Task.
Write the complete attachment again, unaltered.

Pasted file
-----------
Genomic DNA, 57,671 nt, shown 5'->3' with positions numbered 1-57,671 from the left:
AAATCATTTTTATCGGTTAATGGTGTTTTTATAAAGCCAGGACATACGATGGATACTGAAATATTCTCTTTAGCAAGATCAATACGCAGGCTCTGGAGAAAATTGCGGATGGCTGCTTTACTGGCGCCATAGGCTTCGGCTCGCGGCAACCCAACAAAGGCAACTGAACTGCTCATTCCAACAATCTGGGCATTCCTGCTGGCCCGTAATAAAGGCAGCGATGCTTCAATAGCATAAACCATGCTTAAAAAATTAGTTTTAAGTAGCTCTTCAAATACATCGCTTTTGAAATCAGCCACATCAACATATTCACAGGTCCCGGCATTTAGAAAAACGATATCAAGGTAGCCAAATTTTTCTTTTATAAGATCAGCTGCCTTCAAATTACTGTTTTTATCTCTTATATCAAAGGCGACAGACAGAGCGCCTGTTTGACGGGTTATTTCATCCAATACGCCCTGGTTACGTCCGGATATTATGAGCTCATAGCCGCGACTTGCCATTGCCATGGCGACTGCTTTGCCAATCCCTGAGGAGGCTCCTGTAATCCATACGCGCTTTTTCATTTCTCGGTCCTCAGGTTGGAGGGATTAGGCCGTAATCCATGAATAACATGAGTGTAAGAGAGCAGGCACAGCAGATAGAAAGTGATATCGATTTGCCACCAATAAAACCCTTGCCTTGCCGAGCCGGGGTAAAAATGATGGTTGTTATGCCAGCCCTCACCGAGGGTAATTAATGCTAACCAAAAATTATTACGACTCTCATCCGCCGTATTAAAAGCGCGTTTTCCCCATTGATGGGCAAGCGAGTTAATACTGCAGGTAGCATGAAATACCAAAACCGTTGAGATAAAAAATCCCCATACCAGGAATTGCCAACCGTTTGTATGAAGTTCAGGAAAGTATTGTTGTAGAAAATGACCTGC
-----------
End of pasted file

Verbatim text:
Genomic DNA, 57,671 nt, shown 5'->3' with positions numbered 1-57,671 from the left:
AAATCATTTTTATCGGTTAATGGTGTTTTTATAAAGCCAGGACATACGATGGATACTGAAATATTCTCTTTAGCAAGATCAATACGCAGGCTCTGGAGAAAATTGCGGATGGCTGCTTTACTGGCGCCATAGGCTTCGGCTCGCGGCAACCCAACAAAGGCAACTGAACTGCTCATTCCAACAATCTGGGCATTCCTGCTGGCCCGTAATAAAGGCAGCGATGCTTCAATAGCATAAACCATGCTTAAAAAATTAGTTTTAAGTAGCTCTTCAAATACATCGCTTTTGAAATCAGCCACATCAACATATTCACAGGTCCCGGCATTTAGAAAAACGATATCAAGGTAGCCAAATTTTTCTTTTATAAGATCAGCTGCCTTCAAATTACTGTTTTTATCTCTTATATCAAAGGCGACAGACAGAGCGCCTGTTTGACGGGTTATTTCATCCAATACGCCCTGGTTACGTCCGGATATTATGAGCTCATAGCCGCGACTTGCCATTGCCATGGCGACTGCTTTGCCAATCCCTGAGGAGGCTCCTGTAATCCATACGCGCTTTTTCATTTCTCGGTCCTCAGGTTGGAGGGATTAGGCCGTAATCCATGAATAACATGAGTGTAAGAGAGCAGGCACAGCAGATAGAAAGTGATATCGATTTGCCACCAATAAAACCCTTGCCTTGCCGAGCCGGGGTAAAAATGATGGTTGTTATGCCAGCCCTCACCGAGGGTAATTAATGCTAACCAAAAATTATTACGACTCTCATCCGCCGTATTAAAAGCGCGTTTTCCCCATTGATGGGCAAGCGAGTTAATACTGCAGGTAGCATGAAATACCAAAACCGTTGAGATAAAAAATCCCCATACCAGGAATTGCCAACCGTTTGTATGAAGTTCAGGAAAGTATTGTTGTAGAAAATGACCTGC